Hope that helps!
Michael A. Gray
on October 12, 2015 9:27am
Dear Steven,
"Some conductors choose a legato articulation and piano dynamic; others an aggressive forte" - what are my thoughts on this passage?
        Handel reveals at the conclusion of his vast storehouse of expressive choruses throughout Messiah, the origins: stile antico - mirroring the polyphonic style of the Renaissance - a wonderful, direct, sincere unison clarity, that follows on the heals of "exultation":  "Blessing and Honor, Glory and Power be unto Him". This A-men is an "affirmation of faith. Handel goes back to the origins of Baroque counterpoint that are based on origins of Renaissance polyphony which are based upon the asymmetric phrasing of chant - the bass begins the Amen subject characterizing this asymmetric polyphonic beauty of quarter-note groupings of 3s and of 2s.      
       Phrased like polyphonic (chant derived) polyphony with its inherent expressive vocabulary: internal and subtle dynamic nuances that highlight these micro groupings with subtle judicious rubato - consecutive 8ths notes subtly dynamically move a bit; half notes followed by quarter notes (the height of the phrase) subtly dimuendo/relax a bit - is profoundly expressive and absolutely "direct". The "accented" quarter notes - confirm with an entirely different gesture (in fact segmenting the A - to the -  men), repeat the intervallic design (though different note values) of bars 2 and 3, unifying the structure, and contrasts with the subject a very different "affirmation" of Yes, A  -  men! The tempo that best serves this chorus, like Renaissance polyphony, is about mm 60 for the half note - the entire movement is in 2; though conducting in 4 (muting beats 2 and 4) will of course clarify the ensemble rhythm for chorus and orchestra.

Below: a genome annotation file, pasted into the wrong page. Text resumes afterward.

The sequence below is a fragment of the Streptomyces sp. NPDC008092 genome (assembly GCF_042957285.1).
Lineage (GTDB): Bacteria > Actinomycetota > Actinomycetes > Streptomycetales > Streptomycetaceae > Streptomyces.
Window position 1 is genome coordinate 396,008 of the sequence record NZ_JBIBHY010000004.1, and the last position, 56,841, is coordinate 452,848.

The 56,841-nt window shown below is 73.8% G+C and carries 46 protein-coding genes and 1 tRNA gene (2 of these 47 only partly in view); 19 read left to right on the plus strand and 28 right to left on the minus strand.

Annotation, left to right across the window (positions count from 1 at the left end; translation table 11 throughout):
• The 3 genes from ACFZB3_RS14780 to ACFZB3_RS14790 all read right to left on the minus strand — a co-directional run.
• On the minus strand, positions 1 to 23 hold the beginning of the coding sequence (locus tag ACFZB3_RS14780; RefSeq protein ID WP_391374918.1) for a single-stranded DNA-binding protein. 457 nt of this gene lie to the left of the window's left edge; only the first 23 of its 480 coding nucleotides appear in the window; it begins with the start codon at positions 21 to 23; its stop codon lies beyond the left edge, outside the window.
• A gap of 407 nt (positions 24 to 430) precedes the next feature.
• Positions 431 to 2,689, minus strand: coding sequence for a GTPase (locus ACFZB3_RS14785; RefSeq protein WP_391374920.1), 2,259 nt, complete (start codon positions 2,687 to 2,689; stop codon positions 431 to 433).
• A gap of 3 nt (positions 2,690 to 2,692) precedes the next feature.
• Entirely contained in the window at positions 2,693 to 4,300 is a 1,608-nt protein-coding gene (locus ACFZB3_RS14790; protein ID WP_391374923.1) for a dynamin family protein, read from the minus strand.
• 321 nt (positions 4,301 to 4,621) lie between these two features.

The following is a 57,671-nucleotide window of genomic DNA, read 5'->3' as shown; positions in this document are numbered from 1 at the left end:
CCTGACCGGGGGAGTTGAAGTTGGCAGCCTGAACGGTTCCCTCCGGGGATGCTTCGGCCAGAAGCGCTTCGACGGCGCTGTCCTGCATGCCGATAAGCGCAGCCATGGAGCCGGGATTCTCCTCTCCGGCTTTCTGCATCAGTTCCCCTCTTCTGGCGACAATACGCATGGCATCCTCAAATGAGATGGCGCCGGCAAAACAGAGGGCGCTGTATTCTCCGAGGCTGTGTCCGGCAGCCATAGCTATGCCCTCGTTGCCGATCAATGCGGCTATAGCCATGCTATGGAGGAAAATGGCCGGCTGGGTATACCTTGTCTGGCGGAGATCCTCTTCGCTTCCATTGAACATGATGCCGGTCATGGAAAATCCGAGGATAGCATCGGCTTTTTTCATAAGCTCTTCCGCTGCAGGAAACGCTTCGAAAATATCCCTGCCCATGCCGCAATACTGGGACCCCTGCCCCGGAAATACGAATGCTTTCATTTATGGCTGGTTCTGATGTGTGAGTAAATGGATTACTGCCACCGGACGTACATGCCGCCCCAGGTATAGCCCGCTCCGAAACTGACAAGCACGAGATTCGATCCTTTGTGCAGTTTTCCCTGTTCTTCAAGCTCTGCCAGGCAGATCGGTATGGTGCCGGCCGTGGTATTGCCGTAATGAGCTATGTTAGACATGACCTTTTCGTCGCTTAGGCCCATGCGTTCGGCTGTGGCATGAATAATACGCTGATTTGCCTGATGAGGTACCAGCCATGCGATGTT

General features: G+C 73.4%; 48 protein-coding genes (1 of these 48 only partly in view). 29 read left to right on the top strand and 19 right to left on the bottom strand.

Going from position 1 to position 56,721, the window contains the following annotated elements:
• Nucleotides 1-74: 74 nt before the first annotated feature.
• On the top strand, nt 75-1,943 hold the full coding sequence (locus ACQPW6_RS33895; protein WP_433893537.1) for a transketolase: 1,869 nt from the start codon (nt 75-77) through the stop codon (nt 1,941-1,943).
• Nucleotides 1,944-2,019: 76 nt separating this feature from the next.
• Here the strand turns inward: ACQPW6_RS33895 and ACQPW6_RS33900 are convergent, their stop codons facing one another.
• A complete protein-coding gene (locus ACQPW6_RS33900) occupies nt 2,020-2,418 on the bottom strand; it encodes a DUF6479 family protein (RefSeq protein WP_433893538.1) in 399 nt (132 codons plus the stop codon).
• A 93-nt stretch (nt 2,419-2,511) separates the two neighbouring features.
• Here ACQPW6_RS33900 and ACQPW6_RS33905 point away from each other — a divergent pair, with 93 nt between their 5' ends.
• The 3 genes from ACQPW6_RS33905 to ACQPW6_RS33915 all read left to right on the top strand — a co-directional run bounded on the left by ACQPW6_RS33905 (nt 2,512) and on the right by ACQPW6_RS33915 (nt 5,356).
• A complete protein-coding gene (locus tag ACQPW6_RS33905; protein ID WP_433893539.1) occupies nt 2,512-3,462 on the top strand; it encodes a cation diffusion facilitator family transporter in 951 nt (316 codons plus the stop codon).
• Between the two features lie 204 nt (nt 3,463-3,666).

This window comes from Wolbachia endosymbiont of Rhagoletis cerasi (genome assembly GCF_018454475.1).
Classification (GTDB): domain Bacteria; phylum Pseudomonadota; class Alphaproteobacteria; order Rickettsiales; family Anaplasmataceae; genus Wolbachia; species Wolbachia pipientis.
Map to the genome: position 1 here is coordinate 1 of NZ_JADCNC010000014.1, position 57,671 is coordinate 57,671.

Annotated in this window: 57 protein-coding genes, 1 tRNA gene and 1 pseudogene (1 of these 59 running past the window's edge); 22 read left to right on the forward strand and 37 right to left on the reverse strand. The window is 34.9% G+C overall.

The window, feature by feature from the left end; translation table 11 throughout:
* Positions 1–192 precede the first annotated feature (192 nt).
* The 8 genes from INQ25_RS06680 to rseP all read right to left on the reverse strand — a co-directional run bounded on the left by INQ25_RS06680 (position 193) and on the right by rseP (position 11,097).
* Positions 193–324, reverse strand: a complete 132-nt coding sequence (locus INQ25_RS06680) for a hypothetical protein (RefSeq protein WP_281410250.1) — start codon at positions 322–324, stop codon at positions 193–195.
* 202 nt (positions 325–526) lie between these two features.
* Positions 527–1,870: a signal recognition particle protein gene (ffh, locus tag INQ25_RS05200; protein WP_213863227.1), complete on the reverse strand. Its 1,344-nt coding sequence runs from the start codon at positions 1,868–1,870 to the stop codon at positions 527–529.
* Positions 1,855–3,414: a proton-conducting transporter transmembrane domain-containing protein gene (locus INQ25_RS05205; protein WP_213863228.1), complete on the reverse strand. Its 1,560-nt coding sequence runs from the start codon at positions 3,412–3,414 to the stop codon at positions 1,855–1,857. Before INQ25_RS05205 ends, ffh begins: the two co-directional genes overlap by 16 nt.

I hope this is helpful.
Jim Marvin
on October 13, 2015 3:07am
I don't think we can 'know'. Knowledge is often at the root of the interpretation, which is what musicians do: we interpret musical texts (which means I find all the discussion above relevant and important, but not a route to knowing as much as understanding).  And this is how I interpret the passage.
The tempo must in my view be in relation to the previous tempi of the same movement: Largo, Andante, Larghetto, Adagio. Pretty clear that the Allegro moderato would (even in view of the less strict Baroque framework for tempi) be the fastest of the lot. But it is written in 4 and has a moderato suffix. I stick to four.
For me, Handel's idea is the juxtaposition of limited forces (choir 72-91; violins 92-101; 107-108) that I think of as 'the earth' and the full schubang 'heaven and earth'. Which makes the 'bare' fugue of 72-91 seem a pretty good idea.
I only have the Novello score at hand, but that seems to have pretty clear dynamics. I believe they are original.
In summary: trust Handel. There's probably a musical (content-relaed) reason for why it is written as it is.
on October 13, 2015 11:09am
Having sung this with Helmuth Rilling, I feel that using the soloists serves two practical purposes: to set this moment in relief between "Worthy is the lamb" and the rest of the "Amen", and also to give the choir a moment to recover before concluding the piece (and by extension to bring contrast to the Amen as a whole).
Looking at the Barenreiter full score, there are no indicated dynamics in the last movement. Handel does divide the continuo group here in order to lightly double two voices through the expo-- just enough to keep everyone in tune for the violins. It makes me wonder if Handel's original intention was an a cappella moment but he knew the singers wouldn't keep pitch!
Tim Reno